Practicing De Bono: A Way To Enhance Lateral Thinking – Article

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Practicing De Bono: A Way To Enhance Lateral Thinking

By: Andrew Zenyuch, Innovative Issues Editor

Most of us in the new product development or creative problem solving world have been exposed to Edward De Bono. If you haven’t, this article attempts to summarize what you need to know in order to take advantage of this tool.

De Bono is the godfather of the term “lateral thinking”. Lateral thinking looks to restructure patterns of thinking within the brain to create insight. It also provokes new patterns of thinking and new ideas by utilizing creativity. For a full explanation of lateral thinking, check out De Bono’s book Lateral Thinking.

In the book referenced above, De Bono states that the mind is, at its core, an information handling system. Information is taken in through our senses and is organized and stored to be recalled (to the best of our ability) at a later time. Through our memory, the mind self-organizes the information taken in into patterns.

An example De Bono uses to illustrate this is pouring water over water over a flat piece of jelly. When the water is first poured, it begins to create grooves in the jelly. If you keep pouring water on the jelly, the grooves that were formed now guide the water where to go. The additional water only deepens and further defines these grooves. The water went from the guider to the guided.

This ties extremely close to the bias exercise we use when we run our ethnographic trainings. This exercise helps recognize biases so they can be managed when out in the field. Biases are conditioned ways of thinking constructed from our experiences. Biases skew the data we collect by automatically trying to categorize it into the experiences from our past. By doing this, biases make it difficult to uncover new insights and “ah-has” because the data is fitting into the same old patterns. They turn objective research into subjective research because data is based on someone else’s biases.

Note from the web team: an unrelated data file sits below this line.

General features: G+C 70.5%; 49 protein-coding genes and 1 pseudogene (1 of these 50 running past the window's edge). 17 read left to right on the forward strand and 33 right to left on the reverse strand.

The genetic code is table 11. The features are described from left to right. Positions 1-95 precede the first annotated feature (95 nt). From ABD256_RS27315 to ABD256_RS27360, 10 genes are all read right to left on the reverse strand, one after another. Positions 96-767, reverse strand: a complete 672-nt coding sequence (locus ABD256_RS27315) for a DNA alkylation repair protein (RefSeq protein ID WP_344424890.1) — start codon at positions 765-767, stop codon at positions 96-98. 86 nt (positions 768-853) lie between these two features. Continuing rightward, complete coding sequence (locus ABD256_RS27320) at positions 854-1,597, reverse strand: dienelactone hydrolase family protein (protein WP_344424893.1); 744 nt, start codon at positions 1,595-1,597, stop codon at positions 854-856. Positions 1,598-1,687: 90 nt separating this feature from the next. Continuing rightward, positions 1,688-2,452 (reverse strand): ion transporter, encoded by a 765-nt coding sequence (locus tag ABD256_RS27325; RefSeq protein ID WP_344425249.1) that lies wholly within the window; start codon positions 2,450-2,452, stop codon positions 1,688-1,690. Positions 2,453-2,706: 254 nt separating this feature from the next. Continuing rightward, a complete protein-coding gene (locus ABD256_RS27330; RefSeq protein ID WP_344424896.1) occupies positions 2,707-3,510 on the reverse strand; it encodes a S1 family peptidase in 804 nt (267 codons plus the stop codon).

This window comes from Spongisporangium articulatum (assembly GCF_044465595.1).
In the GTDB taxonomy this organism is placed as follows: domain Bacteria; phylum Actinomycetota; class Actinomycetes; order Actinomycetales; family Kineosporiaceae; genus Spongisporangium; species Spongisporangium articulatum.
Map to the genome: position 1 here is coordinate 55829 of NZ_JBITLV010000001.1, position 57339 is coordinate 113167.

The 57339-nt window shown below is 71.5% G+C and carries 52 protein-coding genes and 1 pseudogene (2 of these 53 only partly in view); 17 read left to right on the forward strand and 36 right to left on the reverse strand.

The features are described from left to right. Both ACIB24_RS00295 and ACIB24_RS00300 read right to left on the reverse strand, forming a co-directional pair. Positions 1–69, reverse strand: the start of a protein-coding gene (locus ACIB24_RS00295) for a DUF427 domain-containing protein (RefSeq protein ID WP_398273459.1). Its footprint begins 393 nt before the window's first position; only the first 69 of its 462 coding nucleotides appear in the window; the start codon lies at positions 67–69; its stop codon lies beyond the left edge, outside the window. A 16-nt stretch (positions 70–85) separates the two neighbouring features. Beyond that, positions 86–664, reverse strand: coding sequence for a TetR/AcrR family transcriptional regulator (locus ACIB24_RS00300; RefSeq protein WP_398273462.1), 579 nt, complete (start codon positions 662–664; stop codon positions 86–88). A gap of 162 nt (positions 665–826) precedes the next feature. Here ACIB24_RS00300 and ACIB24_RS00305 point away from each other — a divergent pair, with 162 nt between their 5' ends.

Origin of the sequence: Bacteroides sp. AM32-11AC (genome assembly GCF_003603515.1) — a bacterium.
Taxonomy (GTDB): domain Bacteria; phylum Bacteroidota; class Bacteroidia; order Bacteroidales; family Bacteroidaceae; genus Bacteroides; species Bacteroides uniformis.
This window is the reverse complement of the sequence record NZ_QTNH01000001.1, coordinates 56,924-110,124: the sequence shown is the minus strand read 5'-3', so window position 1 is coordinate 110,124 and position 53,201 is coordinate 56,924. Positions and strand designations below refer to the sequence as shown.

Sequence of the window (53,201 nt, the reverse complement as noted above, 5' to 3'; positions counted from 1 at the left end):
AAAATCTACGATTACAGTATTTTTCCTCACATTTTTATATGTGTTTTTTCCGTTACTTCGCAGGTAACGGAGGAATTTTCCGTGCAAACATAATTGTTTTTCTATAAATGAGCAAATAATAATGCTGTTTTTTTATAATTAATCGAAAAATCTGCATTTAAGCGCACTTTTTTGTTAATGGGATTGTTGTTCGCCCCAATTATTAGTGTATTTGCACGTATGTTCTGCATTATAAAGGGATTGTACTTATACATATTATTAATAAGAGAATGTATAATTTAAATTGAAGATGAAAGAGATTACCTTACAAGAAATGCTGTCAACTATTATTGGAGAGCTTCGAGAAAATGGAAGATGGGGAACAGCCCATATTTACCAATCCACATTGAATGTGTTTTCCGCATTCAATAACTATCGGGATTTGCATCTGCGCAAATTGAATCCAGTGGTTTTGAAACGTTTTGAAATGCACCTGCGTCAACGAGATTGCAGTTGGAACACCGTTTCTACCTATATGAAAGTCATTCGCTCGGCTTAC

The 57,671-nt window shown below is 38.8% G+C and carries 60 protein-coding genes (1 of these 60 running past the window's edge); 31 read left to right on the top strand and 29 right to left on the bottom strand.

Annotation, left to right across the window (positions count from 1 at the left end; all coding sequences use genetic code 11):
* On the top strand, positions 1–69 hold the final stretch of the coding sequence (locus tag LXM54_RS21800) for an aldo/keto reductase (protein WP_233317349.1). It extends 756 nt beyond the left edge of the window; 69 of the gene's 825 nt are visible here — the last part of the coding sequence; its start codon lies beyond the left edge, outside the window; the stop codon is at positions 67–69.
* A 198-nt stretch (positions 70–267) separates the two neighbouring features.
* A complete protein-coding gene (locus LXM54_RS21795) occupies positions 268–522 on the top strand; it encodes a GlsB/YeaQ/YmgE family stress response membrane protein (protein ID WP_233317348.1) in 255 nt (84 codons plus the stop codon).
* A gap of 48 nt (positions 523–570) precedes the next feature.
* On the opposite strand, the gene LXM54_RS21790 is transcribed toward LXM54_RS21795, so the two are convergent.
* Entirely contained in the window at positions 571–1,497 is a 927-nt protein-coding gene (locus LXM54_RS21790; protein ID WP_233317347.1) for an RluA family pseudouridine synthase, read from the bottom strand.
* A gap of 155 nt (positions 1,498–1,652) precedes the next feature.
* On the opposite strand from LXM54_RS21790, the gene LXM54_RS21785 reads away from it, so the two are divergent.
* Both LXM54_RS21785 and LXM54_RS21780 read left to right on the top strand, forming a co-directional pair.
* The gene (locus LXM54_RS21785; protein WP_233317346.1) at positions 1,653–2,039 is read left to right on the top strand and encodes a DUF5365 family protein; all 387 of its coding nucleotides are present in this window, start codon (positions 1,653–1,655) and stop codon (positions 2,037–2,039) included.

In De Bono’s example, biases are the grooves that guide the information taken in and organize it in a way we already know. So if we’re prone to doing this, how do we stop these from getting in the way of our new insights?

The first step is recognizing that you have a bias. The exercise we use helps bring a few biases to mind and allows the participant to recognize the behaviors and thought patterns that happen when a bias is skewing data. Recognizing these biases is half the battle.

I learned a tool to help manage and change biases that can be used anywhere, including in the field, at this year’s Creative Problem Solving Institute (CPSI). It was from a presentation by Frank Prince called “Be Creative 24/7 – 11 Key Strategies To Boost Creativity”. The presentation was built around simple tools people could use in their everyday lives to be more creative.

Frank stated that to get out of patterns, we need to change our behavior. Disrupting automatic behavior physically will cause a change in the pattern mentally. To do that, he recommended wearing a rubber band or one of the popular rubber bracelets and snapping it when it is recognized that these patterns are happening.

As a hypothetical, let’s say you’re in the field conducting research. The respondent you’re interviewing states that she loves widgets. You, through a past experience, have come to hate widgets. You begin to note your insight from the skewed perspective of your past when stop and recognize what you’re doing. You snap the bracelet on your wrist and change your observation to state what you observed, not your perspective of it. This observation leads to an insight that your service could be offered with widgets.

By disrupting learned patterns, the behavior learned through our biases is changing. The information taken in is pulled king in out of the patterns biases have created. By freeing the information from this pattern, it is free to be arranged into any pattern by looking at it objectively. Rearranging information this way could lead to a breakthrough insight that was impossible when the bias had a hold of the information.

This is the heart of lateral thinking – freeing data from pre-existing patterns so it can be rearranged into new ones, leading to new insights not otherwise possible.